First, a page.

Handedness and index finger movements performed on a small touchscreen

J Neurophysiol. 2016 Feb 1;115(2):858-67. doi: 10.1152/jn.00256.2015. Epub 2015 Dec 16.


Many studies of right/left differences in motor performance related to handedness have employed tasks that use arm movements or combined arm and hand movements rather than movements of the fingers per se, the well-known exception being rhythmic finger tapping. We therefore explored four simple tasks performed on a small touchscreen with relatively isolated movements of the index finger. Each task revealed a different right/left performance asymmetry. In a step-tracking Target Task, left-handed subjects showed greater accuracy with the index finger of the dominant left hand than with the nondominant right hand. In a Center-Out Task, right-handed subjects produced trajectories with the nondominant left hand that had greater curvature than those produced with the dominant right hand. In a continuous Circle Tracking Task, slips of the nondominant left index finger showed higher jerk than slips of the dominant right index finger. And in a continuous Complex Tracking Task, the nondominant left index finger showed shorter time lags in tracking the relatively unpredictable target than the dominant right index finger. Our findings are broadly consistent with previous studies indicating left hemisphere specialization for dynamic control and predictable situations vs. right hemisphere specialization for impedance control and unpredictable situations, the specialized contributions of the two hemispheres being combined to different degrees in the right vs. left hands of right-handed vs. left-handed individuals.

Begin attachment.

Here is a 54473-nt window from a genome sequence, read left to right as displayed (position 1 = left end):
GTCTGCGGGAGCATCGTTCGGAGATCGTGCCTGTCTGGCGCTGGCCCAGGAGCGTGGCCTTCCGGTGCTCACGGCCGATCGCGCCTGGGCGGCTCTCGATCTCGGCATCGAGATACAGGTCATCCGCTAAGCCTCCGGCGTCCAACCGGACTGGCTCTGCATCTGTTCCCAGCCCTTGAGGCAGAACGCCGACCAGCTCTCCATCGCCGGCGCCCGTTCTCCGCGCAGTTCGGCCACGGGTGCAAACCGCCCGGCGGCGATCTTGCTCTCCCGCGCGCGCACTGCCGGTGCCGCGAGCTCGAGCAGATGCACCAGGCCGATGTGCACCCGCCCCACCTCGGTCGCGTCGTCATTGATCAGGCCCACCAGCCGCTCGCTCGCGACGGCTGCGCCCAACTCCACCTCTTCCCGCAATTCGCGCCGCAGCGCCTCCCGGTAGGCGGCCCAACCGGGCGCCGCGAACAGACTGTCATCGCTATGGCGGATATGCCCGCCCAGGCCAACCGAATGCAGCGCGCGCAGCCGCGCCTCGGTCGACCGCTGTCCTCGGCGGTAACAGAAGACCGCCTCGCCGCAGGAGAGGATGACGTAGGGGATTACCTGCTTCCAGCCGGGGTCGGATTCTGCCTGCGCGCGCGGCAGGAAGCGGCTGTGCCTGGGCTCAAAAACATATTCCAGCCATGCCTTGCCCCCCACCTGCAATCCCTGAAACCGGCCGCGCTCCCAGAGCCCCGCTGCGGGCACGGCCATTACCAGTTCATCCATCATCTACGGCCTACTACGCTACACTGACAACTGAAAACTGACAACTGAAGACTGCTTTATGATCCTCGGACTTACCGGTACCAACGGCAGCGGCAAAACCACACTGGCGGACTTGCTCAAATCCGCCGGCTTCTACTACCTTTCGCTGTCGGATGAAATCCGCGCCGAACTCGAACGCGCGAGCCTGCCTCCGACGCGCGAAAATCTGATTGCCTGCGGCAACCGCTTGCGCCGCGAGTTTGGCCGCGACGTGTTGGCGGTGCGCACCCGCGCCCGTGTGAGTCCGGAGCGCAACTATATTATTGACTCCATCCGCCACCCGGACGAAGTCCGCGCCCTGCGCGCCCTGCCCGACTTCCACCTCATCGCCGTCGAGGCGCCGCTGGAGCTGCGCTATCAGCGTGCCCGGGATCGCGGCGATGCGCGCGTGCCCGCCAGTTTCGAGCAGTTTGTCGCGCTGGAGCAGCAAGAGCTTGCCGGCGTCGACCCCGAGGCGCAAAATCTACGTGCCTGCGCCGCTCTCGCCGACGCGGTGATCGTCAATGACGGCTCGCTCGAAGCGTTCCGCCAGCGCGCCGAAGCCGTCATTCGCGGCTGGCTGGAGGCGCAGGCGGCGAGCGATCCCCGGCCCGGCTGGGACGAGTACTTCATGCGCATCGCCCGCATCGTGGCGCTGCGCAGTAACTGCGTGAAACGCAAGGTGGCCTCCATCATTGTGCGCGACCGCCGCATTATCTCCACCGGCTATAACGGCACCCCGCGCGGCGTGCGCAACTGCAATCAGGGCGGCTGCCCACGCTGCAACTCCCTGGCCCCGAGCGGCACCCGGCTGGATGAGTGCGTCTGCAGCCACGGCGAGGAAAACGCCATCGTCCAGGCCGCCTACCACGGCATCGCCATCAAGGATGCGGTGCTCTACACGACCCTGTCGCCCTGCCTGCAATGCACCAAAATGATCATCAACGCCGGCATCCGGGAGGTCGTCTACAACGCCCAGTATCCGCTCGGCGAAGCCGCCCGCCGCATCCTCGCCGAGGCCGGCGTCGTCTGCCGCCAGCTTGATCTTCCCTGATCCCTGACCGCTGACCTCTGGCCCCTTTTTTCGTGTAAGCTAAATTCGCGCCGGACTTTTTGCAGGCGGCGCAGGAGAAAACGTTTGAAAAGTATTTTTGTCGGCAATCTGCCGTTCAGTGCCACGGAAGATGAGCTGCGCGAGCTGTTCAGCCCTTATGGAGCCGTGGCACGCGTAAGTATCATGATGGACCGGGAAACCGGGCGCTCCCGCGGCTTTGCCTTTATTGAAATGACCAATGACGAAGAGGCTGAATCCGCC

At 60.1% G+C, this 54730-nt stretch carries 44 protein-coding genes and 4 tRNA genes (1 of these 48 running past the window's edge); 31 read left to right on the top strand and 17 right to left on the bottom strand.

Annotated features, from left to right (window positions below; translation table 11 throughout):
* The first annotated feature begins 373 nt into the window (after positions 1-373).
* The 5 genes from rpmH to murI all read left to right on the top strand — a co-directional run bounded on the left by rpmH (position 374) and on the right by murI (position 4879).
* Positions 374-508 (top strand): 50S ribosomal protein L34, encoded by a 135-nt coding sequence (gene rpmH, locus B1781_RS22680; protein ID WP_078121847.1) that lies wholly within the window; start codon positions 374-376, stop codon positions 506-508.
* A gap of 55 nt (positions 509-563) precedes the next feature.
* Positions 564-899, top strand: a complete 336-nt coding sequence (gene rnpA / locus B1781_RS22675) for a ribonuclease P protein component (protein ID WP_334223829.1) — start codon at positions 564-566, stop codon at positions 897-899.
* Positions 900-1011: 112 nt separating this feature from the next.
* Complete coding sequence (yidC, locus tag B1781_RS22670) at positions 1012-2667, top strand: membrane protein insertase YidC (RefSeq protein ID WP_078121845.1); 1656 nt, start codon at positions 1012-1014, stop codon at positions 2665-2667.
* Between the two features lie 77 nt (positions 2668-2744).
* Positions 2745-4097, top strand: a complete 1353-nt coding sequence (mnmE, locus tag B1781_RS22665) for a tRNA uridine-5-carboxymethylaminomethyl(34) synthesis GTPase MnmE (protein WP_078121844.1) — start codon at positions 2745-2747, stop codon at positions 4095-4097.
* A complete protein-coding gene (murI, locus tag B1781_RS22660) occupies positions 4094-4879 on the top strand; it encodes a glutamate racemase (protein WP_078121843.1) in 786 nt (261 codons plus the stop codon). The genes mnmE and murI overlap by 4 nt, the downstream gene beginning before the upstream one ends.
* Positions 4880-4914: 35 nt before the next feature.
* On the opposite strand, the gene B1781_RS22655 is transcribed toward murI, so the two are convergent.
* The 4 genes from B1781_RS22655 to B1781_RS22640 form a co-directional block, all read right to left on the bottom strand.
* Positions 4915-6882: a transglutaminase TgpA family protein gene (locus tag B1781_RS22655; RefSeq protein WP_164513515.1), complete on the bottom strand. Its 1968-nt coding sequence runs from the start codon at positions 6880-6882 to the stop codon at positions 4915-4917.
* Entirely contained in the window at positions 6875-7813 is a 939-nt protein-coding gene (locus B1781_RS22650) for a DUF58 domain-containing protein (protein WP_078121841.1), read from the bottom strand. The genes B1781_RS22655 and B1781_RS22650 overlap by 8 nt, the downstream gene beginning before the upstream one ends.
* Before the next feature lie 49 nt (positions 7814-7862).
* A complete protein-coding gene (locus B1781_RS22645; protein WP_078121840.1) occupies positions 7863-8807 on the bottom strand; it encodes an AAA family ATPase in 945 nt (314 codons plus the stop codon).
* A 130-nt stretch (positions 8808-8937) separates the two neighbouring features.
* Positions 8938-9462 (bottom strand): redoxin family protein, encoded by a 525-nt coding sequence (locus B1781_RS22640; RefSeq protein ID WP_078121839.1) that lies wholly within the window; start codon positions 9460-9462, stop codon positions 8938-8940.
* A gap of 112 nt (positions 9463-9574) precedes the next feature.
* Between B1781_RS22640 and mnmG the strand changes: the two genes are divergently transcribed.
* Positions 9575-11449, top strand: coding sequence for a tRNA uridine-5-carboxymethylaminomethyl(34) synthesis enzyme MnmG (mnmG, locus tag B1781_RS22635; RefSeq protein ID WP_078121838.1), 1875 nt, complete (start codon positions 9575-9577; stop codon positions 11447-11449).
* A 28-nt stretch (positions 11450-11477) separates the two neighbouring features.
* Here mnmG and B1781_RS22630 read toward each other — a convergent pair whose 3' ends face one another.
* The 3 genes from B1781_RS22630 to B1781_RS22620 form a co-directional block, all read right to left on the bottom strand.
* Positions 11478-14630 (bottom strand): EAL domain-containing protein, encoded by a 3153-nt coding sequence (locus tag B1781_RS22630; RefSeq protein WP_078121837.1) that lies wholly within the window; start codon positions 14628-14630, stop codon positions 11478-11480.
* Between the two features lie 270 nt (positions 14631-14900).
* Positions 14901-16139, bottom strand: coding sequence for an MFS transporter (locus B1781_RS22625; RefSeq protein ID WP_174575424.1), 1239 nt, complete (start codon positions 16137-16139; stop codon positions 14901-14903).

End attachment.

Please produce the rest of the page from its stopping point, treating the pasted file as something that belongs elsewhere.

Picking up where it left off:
Keywords: finger; handedness; motor control; movement.

Publication types

  • Research Support, N.I.H., Extramural

MeSH terms

  • Adult
  • Computer Terminals
  • Female
  • Fingers / physiology*
  • Functional Laterality*
  • Humans
  • Male
  • Middle Aged
  • Movement*
  • Psychomotor Performance*
  • Touch